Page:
The finds show that houses were built with a fenced-in courtyard and a large kitchen with abutting side rooms. One house also had a winl: cellar, and in front of the other house an anchor lies where it was left by its owner more than 1,000 years ago. . But the find the team said has been most exciting is the engraving of the cross found on the shard ! of pottery in the living quarters of . one of the homes. "There are very few examples of Christian crosses in the first century," said Strickert. "The (:ross became popular in the year 300 with Constantine. "The cross was used by other groups but not like this," he :,aid. "It's not just a crude stick etching. This cross is most likely evidence of a Christian community in Hethsaida." The relatively large symbol is made up of a central circle with four triangular-shaped lines at :right angles on opposite sides of the ! circle. A smaller cross formed from an anchor etched onto a pottery han, die was also found. The anchor was an early ch urch symbol of hope, said Strickert. Based on the characteristi(:s of 160 coins found at the site, ranging from pre-Alexandrian coins to COLLEGE religious professor Fred Strickert searches, Roman coins from the tiffil~ of Trajan, Strickert said he wine cellar of a house dating back to time of Jesus. (CNS/Su- Empe.ror believes the city was destroyed by dilovsky photo) the later earthquake. Arav, however, still believeH the city was destroyed earlier by the Romans. "Even this small fishing village had international connections," said Strickert. "This has helped to , BETHSAJDA, Israel (CNS) At the place where fierce fight- understand the lifestyle here and Excavation of the biblical town of ing has taken place between Israel also helped us to see that these Bethsaida has yielded a gold mine and Syria, Father Pixner found people lived in a mixed communof information about daily life in shards of pottery littering the hill- ity with Christians, Jews, pagans the time of Jesus to archeologists side. Actual excavation began in and emperor cultists. "A lot of the time we imagined at the site. 1987. "The finds here are not so much "This is most certainly the site of them all living separately but more providing evidence about the life ancient Bethsaida and so it is quite and more we are realizing that of Jesus and the five apostles who significant for Christians," said they interacted and cooperated with lived here, but they are giving us a Msgr. Richard Mathes of the Notre each other," he said. Strickert said he discounts the lot of good background about Dame Center in Jerusalem, which of another group of assertions what life was like here during has expressed willingness to build Jesus' ti~e," said archeologist Rami a place for meditation at the site. archaeologists who say their earArav, an Israeli who teaches archeol- "This is the birthplace of Peter and lier excavation of the EI Arg site at the bottom of the hill and closf:r to ogy at the University of Nebraska. Andrew." the shore of the Sea of Galilf:e is "They were very simple people Unlike other New Testament who had simple things," Arav said. cities such as Nazareth, Capernaum the real Bethsaida. "They did find some Roman During Jesus' time, about 2,000 and Sepphoris, Bethsaida was never pottery anc~ columns there, but people lived in what was then a rebuilt after it was destroyed little fishing village. Based on finds either after the Jewish revolt against with the landslides and floods durof lead weights and other imple- the Romans in the year 77 or after ing the earthquake these shards ments, fishing then was not very , an earthquake in the year ! 15, would have been swept dowr"hill different from how it is now, he depending on which version you to that site," he said. "If people were building a town said. believe. down there later, they would have "Jesus spent most of his life up "This is very lucky for us because here in the Galilee with the apos- that means that the top layer is taken columns and pottery from tles;" said Fred Strickert, chair- from the time of Jesus," said Arav. the abandoned site instead of makman of the religion department of However, that also means that the ing new ones," he said. Arav said he would like to see Wartburg College in Waverly, exposed top layer has been subject the area developed as a pilgrimage Iowa, and co-director of the Beth- to some erosion. saida excavations. "When he died "Look at this beautiful pave- site for Christian tourists. Although the Ministry of Tourin Jerusalem some of the apostles ment," said Arav, indicating roughism has given financial assistance stayed there, but others came back ly hewn, dull gray, square stones up to spread the Gospel. jutting unevenly from the earth. to the project, he said, more funds "Pliilip and Andrew stayed in "This was a beautiful floor from are needed for reconstruction of the site and development of the Bethsaida and became part of the the inside of a house. area. . ',community," Strickert said. "And over here are stones of a "There are plans to open up the Although many people have· road from Jesus' time where he speculated about the location of may actualiy have walked," he site in the future but the government doesn't '" understand the ' the ancient town, it was only after said. the 1967 war, when the area came In their excavation the archaeolo- significance of this site," said Arav. "They think this country has too under Israeli control, that any-· gists have discovered that Bethbody actually began looking for its said a is older than previously many archeological sites and that site. . thought, going back to Old Tes- tourists should go to the beach so Benedictine Father Bargil Pix- tament times. They have found a they develop boardwalks," the archener was the first to survey the site, layer from the Early Bronze Age ologist sighed. located on a hill now about two (3000 B.C. - 2700 B.C.), and rem- , miles from the shores of the Sea of nants, including a palace,· of the Galilee, although during Jesus' time Old Testament kingdom of the the sea reached the bottom of the Geshurites. hill. .$0. far tbe ,~~am has uncovered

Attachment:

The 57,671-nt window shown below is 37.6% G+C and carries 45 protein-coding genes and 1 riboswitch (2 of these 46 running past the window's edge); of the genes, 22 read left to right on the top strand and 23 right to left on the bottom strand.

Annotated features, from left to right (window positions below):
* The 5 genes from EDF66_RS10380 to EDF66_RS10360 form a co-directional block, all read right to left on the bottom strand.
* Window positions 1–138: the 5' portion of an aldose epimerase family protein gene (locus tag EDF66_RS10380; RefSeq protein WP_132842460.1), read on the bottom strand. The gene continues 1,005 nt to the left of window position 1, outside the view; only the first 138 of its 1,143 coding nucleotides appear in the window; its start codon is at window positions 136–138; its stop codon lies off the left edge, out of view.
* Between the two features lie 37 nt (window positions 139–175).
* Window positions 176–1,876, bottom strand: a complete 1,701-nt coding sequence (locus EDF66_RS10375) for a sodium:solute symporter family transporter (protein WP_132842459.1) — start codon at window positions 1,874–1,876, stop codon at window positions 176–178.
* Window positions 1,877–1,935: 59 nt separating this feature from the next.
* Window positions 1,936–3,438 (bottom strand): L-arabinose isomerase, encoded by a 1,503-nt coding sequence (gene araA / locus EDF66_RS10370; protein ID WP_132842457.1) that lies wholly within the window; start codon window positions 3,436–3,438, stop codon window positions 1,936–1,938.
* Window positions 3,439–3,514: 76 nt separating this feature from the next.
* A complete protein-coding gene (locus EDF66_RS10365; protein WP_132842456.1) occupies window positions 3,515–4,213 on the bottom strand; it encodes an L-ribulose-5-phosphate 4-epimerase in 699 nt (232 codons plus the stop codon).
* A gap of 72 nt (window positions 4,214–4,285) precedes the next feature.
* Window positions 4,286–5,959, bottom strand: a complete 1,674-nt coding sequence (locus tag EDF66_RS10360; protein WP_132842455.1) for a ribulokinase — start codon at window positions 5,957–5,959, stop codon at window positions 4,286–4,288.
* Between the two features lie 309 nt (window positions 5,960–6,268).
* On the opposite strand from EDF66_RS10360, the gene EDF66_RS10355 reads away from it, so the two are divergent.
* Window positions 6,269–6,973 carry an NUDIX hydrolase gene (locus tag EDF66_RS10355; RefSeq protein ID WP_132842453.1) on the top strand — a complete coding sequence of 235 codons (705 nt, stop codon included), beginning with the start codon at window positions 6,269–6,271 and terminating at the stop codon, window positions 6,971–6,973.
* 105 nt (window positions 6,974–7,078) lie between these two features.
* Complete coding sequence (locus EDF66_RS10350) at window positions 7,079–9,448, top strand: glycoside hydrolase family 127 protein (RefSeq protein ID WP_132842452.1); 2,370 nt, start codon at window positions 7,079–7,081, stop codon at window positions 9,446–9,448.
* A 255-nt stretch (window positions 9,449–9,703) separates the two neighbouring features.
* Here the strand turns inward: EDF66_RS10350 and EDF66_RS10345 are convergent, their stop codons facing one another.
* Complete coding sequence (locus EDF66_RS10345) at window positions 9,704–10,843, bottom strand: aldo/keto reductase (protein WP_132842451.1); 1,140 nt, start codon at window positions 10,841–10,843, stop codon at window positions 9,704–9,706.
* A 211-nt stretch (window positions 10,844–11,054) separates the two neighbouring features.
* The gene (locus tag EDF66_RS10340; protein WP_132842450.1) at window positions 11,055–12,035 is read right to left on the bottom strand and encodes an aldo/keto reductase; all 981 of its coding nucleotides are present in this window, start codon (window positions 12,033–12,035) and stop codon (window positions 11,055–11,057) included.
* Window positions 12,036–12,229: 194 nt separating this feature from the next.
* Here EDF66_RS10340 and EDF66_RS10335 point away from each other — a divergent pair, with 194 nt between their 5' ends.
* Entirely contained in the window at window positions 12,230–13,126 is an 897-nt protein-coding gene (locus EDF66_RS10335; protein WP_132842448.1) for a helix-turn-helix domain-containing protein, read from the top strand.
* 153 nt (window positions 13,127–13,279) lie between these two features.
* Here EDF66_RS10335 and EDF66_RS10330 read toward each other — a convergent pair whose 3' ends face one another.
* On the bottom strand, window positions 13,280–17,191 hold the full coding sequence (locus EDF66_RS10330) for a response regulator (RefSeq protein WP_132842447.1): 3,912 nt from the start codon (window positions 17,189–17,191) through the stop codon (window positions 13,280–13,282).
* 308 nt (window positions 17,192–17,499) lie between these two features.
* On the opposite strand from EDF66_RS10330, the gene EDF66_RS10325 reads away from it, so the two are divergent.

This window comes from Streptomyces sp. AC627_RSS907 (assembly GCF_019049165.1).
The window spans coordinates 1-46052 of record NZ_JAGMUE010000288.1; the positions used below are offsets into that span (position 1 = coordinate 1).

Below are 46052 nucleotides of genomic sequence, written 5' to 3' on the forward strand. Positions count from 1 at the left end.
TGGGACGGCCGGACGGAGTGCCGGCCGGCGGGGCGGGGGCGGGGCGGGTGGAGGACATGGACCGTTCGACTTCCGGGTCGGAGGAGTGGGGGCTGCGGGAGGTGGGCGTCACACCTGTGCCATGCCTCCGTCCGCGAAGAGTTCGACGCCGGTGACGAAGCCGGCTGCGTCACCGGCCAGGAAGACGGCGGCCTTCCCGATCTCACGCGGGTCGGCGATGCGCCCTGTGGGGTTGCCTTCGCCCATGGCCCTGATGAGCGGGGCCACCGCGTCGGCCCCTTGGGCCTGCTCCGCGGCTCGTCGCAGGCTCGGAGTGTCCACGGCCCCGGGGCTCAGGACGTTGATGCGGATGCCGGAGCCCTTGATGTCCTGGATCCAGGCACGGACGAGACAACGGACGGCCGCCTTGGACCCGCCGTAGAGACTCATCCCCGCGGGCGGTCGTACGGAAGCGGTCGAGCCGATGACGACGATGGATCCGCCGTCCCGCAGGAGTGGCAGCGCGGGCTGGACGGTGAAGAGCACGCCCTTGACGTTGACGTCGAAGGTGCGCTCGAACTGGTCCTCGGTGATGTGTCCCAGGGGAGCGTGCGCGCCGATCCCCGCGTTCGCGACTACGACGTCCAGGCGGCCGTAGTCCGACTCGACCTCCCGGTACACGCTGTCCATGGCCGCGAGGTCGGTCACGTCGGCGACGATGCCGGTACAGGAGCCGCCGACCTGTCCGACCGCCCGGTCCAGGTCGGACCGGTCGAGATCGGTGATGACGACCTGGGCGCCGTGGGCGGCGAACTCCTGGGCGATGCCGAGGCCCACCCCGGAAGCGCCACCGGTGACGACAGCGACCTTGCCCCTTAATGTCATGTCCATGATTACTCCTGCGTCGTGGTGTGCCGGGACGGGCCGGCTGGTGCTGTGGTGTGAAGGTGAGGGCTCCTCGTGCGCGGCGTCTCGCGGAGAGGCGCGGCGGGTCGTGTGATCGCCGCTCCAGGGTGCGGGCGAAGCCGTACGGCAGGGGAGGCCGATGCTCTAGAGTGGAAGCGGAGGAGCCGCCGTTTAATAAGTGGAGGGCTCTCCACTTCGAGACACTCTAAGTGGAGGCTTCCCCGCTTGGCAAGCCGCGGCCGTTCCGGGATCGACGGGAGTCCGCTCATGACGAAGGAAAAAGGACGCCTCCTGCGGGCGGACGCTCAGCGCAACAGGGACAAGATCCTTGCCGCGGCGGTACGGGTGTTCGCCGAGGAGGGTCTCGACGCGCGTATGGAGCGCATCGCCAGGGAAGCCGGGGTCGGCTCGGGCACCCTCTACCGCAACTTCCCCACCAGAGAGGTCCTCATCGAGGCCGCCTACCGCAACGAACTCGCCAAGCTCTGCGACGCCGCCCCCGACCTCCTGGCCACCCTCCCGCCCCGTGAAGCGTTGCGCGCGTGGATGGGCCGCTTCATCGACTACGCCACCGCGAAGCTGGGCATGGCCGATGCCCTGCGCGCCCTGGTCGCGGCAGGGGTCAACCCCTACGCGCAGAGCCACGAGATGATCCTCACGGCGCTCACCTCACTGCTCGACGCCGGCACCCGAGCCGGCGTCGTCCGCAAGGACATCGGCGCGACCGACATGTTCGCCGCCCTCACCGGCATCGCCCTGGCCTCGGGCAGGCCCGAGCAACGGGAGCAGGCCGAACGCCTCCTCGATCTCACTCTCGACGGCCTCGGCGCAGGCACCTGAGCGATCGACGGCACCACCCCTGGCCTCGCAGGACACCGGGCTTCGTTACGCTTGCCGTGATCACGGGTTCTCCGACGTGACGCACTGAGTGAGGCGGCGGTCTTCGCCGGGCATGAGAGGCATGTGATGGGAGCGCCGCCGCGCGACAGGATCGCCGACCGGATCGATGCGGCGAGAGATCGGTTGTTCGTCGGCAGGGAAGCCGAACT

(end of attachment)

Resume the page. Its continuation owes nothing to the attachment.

Excavation in Israel sheds light on time of Jesus